# Why is the pH of a buffer close to the pK_a of the acid used to make the buffer...?

Aug 23, 2016

The $p H$ of a buffer is tolerably close to the $p {K}_{a}$ of the acid because this gives the greatest buffer capacity.

#### Explanation:

Buffers are formed from a mixture of appreciable quantities of a weak acid and its conjugate base. The $p H$ of the solution is tolerably close to the $p {K}_{a}$ of the acid, which of course will be somewhat below $7$.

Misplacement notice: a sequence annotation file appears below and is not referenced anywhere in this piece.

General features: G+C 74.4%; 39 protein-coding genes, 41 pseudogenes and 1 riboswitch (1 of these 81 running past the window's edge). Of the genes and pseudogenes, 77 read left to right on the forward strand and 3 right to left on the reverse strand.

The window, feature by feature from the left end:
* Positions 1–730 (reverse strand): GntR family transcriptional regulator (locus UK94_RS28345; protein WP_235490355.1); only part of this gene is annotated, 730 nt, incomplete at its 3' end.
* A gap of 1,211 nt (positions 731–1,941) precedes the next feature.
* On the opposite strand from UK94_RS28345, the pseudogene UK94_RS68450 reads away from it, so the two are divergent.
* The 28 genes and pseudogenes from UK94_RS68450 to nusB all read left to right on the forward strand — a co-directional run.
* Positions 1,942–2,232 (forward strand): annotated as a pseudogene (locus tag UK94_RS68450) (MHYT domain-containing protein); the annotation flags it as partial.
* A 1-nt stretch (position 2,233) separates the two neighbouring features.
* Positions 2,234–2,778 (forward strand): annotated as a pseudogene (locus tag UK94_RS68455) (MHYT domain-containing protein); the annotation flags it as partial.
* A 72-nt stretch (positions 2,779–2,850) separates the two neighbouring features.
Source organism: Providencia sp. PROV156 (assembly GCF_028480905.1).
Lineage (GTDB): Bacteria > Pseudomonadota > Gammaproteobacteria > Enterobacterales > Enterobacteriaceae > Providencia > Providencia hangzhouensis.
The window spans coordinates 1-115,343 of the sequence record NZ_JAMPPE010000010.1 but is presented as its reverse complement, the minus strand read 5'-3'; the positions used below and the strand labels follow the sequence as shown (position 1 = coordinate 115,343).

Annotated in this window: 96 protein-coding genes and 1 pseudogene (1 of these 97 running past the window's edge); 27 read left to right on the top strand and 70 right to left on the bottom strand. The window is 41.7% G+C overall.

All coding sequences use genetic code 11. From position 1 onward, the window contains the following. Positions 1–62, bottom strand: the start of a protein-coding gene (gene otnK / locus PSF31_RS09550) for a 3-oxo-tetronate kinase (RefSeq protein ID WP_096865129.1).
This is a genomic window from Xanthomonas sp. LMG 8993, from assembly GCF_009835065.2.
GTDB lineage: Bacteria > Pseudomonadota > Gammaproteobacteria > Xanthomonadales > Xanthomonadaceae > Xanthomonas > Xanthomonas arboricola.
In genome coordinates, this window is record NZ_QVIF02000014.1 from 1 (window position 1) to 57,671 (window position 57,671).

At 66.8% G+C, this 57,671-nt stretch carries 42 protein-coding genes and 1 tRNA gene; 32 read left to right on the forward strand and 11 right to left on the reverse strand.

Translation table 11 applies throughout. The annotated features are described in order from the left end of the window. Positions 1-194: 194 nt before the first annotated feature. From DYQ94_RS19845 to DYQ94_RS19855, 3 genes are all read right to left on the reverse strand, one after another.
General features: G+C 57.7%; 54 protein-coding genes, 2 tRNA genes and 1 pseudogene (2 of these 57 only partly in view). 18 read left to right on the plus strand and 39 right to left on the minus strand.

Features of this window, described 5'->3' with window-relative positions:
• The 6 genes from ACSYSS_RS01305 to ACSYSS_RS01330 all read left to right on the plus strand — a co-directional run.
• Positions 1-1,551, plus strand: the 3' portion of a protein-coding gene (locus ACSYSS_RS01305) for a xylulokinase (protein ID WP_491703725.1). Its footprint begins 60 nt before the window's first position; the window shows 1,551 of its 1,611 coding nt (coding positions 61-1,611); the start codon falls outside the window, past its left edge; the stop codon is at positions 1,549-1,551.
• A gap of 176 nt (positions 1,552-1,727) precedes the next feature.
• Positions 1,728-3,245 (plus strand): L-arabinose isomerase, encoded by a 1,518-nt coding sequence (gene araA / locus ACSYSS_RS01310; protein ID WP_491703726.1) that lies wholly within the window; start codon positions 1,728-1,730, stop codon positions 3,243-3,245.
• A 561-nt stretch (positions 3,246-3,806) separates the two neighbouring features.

The buffer equation gives us:

$p H = p {K}_{a} + {\log}_{10} \left(\frac{\left[{A}^{-}\right]}{\left[H A\right]}\right)$

Of course when $\left[{A}^{-}\right] = \left[H A\right]$ (at the point of half equivalence in a titration), $p H = p {K}_{a}$, because ${\log}_{10} 1 = 0$.